For all the talk of outsourced trading, optimising internal trading technologies and workflows remains the preference for many Australian asset managers, the 4th Investment Implementation Summit has heard.
However, less optimal trading practices continue to cause a significant drag on performance, making it more important than ever to maximise internal workflow efficiencies.
Citing new research, David Rogers, partner at Quinlan & Associates and former Head of Trading at SSGA, told conference participants that inefficient trading practices are causing buyside trading desks globally to potentially lose 1.2-2.7% in fund performance for their end asset owners. In economic terms, this can translate to up to USD 18 billion in lost performance for the largest funds.
While separate wastage can incur from the explicit costs inherent in running a trading desk, which asset managers themselves bear, the more significant leakage stems from these implicit trading costs, with a lack of technological proficiency, poor choice of execution methods and a lack of partnership and collaboration with clients, portfolio managers, traders and brokers of particular concern, Rogers said.
“If you are in the currency or fixed income space, perhaps it’s not using Request for Quote (RFQ), Request for Stream (RFS) technology, or maybe if you are in the equities space not using an Electronic Crossing Network […] but the really critical problem facing buyside trading desks is [the fact that] most buyside trading desks still operate largely within a bubble in a siloed mentality, away from clients, portfolio managers and sales teams, or not fully utilising broker expertise,” Rogers said.
Indeed, the research, which was released on Monday, estimates that traders using inappropriate algorithms can cause can cost 30-50 bps p.a. in aggregate, unobtained fund performance in a typical year. An additional 50-60 bps p.a. may be lost in the case of a robust, systemised workflow not being deployed for liquid or semi-illiquid execution, while not using an ECN, RFQ or blocks desks for illiquid or block crossing may result in 200-300 bps p.a. worth of implicit opportunity cost.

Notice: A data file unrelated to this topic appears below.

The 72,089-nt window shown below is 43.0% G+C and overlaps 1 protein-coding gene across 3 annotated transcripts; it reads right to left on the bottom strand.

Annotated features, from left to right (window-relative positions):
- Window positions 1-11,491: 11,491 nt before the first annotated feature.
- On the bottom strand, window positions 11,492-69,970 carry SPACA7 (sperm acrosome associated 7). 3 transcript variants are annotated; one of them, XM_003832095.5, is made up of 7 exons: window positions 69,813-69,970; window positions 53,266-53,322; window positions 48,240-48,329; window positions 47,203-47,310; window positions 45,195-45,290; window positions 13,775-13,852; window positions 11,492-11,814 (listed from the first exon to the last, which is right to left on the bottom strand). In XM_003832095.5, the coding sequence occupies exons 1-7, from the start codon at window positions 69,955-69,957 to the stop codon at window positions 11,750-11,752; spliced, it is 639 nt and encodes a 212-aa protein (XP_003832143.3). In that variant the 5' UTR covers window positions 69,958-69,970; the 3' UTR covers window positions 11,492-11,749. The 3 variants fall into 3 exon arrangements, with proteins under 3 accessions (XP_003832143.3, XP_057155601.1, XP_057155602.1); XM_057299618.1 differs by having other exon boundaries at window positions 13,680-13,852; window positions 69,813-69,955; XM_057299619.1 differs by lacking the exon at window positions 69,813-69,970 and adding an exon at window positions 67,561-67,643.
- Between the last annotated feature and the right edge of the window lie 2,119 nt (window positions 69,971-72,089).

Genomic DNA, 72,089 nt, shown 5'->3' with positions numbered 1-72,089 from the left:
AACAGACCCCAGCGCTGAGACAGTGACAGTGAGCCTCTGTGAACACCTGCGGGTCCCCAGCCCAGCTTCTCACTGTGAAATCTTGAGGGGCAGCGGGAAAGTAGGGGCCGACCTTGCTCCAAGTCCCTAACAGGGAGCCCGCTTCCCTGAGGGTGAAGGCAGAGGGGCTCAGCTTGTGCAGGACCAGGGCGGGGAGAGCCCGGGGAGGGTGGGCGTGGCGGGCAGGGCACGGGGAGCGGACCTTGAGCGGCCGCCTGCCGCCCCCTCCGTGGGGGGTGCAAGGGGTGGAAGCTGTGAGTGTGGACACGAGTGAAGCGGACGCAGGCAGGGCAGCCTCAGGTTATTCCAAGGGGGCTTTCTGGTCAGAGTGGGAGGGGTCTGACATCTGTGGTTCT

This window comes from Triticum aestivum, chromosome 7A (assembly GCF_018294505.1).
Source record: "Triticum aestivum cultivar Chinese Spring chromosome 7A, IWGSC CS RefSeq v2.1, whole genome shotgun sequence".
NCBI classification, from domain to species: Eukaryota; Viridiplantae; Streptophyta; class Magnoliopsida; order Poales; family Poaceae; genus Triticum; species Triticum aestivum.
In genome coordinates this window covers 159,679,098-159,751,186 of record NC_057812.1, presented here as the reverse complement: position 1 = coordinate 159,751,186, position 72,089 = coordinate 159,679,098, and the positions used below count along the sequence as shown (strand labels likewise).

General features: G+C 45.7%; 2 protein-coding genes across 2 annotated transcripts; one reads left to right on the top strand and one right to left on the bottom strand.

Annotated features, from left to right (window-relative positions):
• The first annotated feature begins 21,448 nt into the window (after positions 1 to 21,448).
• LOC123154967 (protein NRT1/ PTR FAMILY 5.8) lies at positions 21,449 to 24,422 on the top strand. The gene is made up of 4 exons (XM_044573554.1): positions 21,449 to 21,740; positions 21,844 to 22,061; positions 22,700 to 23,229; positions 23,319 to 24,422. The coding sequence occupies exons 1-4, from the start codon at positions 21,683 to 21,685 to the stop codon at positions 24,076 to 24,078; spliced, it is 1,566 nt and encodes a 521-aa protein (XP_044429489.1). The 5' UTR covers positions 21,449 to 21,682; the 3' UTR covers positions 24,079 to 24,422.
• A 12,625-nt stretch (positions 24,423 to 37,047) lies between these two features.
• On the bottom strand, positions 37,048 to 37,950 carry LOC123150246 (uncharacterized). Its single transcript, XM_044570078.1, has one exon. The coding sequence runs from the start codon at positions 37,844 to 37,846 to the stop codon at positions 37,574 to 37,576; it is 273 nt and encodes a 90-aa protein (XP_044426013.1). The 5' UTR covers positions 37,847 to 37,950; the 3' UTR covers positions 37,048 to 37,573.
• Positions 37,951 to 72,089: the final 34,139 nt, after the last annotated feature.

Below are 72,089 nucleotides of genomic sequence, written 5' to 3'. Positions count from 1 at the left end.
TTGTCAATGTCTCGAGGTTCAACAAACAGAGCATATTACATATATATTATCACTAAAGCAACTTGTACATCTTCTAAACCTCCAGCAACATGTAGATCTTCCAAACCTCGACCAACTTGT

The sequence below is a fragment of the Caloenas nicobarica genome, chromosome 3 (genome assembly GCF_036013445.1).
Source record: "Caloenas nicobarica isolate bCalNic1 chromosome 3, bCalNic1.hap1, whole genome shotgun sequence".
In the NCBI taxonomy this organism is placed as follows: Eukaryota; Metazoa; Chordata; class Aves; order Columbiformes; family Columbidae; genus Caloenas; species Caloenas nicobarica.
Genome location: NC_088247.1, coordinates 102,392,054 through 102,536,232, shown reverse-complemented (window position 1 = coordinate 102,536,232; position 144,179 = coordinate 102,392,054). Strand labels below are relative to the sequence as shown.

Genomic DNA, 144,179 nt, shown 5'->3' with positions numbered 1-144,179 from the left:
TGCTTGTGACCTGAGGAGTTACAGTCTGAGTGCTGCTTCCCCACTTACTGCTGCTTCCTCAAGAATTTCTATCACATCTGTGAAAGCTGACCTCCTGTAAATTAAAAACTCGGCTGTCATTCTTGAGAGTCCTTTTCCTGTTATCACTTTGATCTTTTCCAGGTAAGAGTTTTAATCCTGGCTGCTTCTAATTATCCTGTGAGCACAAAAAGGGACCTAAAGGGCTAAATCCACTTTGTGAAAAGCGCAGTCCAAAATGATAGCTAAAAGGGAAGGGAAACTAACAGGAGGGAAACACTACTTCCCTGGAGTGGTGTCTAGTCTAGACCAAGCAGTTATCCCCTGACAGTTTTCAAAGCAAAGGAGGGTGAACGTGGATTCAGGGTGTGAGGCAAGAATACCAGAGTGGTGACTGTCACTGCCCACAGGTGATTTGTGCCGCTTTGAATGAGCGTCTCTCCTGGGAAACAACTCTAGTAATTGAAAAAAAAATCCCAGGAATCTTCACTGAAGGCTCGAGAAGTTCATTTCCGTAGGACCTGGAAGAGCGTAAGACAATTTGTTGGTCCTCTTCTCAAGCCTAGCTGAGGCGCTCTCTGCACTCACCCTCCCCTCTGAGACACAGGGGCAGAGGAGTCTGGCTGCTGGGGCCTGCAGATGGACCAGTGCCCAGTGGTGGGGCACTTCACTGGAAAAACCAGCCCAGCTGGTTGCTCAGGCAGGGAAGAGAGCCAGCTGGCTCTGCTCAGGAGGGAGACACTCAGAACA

Suboptimal trade execution methods result in a further 20-30 bps p.a. of implicit costs, for example when traders resort to high touch methods where an electronic solution could have been deployed, but it’s a lack of collaboration and transparency with partners – whether they are core brokers, clients or internal stakeholders such as portfolio managers – that hurts the bottom line the most, resulting in as much as 700 bps p.a. being lost.
To optimise or to outsource
Reducing slippage was a key theme throughout the conference, which focuses on investment implementation efficiencies from investment strategy through to execution. According to Rogers, for most sizeable fund managers, that requires optimising internal technologies and workflows- rather than outsourcing the trading function to a third-party provider.
“Whilst for sure the cost problem is really solved for via outsourcing, we found that optimisation solved for the thing which actually mattered more to the end asset owner which is client engagement and execution quality,” Rogers said. The research found that for a number of reasons, including reduced pricing power on the part of outsourced trading firms, execution quality tends to diminish when transacting through an outsourced trading firm.
Indeed, for many conference participants, the benefits of having portfolio managers and traders under one roof remain too significant to externalise.
Sam Willis, Senior Trader at Dimensional Fund Advisors said that the integration between portfolio management and trading is key to the firm’s alpha generation process. “At Dimensional, the integration between research, portfolio design, portfolio management and trading is what we consider a true value add. I don’t think an outsourced trading desk could be embedded within that investment process to the same degree as an insourced trading desk, but certainly for other managers with other objectives there could be a place for it,” Willis said.
At IFM Investors, the trading function also plays an integral part in the value-add process, Lounarda David, Chief Operating Officer at IFM Investors said. “Operational alpha is becoming more and more important, including the ability to get best execution which isn’t necessarily the cheapest price where there is significant market impact cost, especially for strategies such as small caps and active management. You can’t really outsource execution when it is such a critical part of your value proposition,” she said.